Call to block liquor shops

20:44, Jun 21 2012
Browns Bay Liquor
BOOZE BAN: Hibiscus and Bays local board chairwoman Julia Parfitt is calling for the applications for two liquor licences in Browns Bay to be declined.

A plethora of liquor shops will sap the life out of Browns Bay, a local board chairwoman says.

Applications for two individual liquor stores in Browns Bay are being considered, with one vying to stay open until midnight.

Hibiscus and Bays Local Board chairwoman Julia Parfitt says they are simply not wanted.

"We want Browns Bay to be a vibrant shopping centre with a variety of shops where you can get your books out at the library, get your coffee and your groceries without being bombarded by liquor shops and their prolific advertising."

The Alcohol Advisory Council has announced it will commission new research to determine the impact of new liquor outlets on communities.

Preliminary research suggests off-licence liquor outlets are associated with a range of social harms including violence, sexual, drug, alcohol and property offences, as well as motor vehicle accidents.


Lead author of the reports Michael Cameron says the results show associations between liquor outlet density and selected social harms.

Dr Cameron says the findings show a range of alcohol-related harm is positively associated with increasing liquor outlet density for both off-licence and on-licence premises.

There are three existing liquor shops in Browns Bay within a one kilometre radius.

Ms Parfitt says another two are unnecessary.

"We don't see them as adding any value, in fact we see them as detracting," she says.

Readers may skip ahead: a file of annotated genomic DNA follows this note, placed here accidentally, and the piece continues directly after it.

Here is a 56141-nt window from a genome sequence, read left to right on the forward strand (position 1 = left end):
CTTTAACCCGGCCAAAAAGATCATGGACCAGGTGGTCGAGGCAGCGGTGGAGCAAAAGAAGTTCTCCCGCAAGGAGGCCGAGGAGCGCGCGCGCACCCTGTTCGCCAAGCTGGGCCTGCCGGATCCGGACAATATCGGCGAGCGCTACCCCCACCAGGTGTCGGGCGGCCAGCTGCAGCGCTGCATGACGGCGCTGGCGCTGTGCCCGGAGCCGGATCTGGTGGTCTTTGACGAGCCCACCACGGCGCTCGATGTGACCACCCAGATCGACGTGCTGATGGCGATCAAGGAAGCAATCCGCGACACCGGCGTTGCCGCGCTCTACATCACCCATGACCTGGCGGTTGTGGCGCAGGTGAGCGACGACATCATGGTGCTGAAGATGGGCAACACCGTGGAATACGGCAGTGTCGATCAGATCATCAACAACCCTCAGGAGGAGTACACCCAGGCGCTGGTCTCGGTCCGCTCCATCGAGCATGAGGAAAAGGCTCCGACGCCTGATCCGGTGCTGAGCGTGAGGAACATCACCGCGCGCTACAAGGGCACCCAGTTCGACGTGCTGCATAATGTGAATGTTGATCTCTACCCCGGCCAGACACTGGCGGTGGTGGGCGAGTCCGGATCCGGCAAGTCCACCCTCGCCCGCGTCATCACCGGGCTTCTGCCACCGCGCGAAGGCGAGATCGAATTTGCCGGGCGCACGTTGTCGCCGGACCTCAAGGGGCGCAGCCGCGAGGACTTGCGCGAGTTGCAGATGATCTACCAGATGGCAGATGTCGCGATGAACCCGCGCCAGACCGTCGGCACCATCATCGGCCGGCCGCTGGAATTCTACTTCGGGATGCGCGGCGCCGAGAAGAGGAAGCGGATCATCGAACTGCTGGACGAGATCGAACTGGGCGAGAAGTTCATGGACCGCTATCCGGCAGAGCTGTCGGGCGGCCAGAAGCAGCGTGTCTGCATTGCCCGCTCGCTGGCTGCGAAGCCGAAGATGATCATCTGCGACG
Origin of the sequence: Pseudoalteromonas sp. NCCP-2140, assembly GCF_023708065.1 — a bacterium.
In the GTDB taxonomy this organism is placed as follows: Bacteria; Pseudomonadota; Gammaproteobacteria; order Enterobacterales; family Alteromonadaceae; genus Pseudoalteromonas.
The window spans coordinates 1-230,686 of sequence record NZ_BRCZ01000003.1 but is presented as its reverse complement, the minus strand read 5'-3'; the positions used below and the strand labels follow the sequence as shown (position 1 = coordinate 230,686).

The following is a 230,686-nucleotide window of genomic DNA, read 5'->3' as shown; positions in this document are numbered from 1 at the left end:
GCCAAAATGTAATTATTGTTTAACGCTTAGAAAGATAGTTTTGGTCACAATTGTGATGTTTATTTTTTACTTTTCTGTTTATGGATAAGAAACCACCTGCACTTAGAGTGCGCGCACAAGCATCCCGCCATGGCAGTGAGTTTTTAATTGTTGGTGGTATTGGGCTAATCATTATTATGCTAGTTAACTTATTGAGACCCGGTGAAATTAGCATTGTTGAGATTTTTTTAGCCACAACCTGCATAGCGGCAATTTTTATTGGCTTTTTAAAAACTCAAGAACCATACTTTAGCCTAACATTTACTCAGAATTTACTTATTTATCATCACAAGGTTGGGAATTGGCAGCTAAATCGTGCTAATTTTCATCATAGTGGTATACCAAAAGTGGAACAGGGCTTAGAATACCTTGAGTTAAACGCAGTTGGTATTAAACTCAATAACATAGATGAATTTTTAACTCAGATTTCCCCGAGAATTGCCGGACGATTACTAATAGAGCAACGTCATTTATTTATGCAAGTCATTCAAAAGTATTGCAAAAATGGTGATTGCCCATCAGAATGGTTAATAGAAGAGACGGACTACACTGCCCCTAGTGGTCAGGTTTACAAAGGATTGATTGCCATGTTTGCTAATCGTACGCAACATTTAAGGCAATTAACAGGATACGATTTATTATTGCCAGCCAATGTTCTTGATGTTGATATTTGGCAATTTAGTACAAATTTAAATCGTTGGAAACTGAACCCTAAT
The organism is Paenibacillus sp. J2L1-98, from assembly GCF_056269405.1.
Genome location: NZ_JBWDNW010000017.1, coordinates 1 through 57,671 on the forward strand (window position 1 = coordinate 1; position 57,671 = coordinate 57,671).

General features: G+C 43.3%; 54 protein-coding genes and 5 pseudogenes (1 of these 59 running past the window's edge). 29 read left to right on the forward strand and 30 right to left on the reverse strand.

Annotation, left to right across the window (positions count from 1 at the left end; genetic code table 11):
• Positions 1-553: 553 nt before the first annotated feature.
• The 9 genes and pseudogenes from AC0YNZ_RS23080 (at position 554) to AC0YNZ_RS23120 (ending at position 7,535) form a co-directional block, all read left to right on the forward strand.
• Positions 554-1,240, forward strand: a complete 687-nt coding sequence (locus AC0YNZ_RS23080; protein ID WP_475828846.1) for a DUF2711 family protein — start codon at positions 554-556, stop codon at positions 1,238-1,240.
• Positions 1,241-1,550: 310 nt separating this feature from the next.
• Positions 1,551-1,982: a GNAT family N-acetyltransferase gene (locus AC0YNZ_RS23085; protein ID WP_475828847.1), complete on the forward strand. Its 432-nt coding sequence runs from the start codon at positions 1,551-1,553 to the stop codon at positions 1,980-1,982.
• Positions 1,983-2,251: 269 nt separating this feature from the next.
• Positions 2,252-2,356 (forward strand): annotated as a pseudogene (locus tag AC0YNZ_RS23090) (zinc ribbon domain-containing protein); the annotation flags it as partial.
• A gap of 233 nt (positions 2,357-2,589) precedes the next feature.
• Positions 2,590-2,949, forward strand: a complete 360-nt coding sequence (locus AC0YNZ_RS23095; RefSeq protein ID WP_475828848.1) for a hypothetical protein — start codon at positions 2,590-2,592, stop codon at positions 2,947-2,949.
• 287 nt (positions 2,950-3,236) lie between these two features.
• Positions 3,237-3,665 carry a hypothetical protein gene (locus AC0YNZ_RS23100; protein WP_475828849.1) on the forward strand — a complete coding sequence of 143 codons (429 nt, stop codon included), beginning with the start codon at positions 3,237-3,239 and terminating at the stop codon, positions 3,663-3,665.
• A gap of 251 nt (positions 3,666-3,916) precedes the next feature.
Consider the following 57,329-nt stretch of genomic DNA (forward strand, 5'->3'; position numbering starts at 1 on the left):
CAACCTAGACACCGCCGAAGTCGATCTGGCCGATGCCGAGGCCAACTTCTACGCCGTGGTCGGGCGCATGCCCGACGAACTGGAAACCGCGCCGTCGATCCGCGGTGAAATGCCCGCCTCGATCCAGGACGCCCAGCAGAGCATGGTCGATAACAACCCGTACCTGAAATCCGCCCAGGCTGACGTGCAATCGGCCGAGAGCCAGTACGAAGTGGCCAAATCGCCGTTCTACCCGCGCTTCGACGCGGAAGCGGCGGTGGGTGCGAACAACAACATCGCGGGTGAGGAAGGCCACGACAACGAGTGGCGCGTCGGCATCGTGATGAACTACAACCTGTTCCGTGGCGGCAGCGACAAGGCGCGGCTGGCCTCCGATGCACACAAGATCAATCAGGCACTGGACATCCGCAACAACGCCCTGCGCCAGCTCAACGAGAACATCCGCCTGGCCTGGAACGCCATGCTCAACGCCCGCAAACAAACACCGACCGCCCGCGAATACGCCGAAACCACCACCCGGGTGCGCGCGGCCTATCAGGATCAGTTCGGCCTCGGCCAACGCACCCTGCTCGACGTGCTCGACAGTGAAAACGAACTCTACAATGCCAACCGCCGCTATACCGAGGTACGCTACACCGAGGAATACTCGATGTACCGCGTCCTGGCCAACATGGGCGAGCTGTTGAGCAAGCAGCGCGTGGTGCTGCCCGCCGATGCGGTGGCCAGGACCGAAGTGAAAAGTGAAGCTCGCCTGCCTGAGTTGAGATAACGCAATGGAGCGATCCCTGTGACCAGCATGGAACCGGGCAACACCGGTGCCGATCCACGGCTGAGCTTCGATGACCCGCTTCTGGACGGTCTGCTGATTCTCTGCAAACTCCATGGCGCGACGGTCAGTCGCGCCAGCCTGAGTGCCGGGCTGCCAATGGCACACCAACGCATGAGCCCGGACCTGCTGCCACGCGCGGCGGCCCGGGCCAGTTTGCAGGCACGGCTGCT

"The type of crude sandwich board advertising just cheapens the look of the whole centre and does nothing to draw people to the shops."

The expansion of Westfield Albany, Mrs Parfitt says has drawn customers away from Browns Bay and has led to a number of empty retail tenancies.

"The retail mix of Browns Bay is a concern to local board members. We don't see the solution being more liquor outlets," Mrs Parfitt says.

ALAC chief executive Gerard Vaughan says the Alcohol Reform Bill before Parliament will make local authorities consider the effects on the community of renewing or issuing new liquor licences and widen the grounds to object them. The legislation may be passed as soon as next month bringing major liquor licensing changes nationwide.

Under the bill local authorities will have the right to fix charges as they do with resource consent applications.

A new "split age" is proposed preventing the sale of alcohol to under 20s at off-licences like supermarkets, as well as introducing maximum trading hours from 7am to 11pm for off-licences.

North Shore Times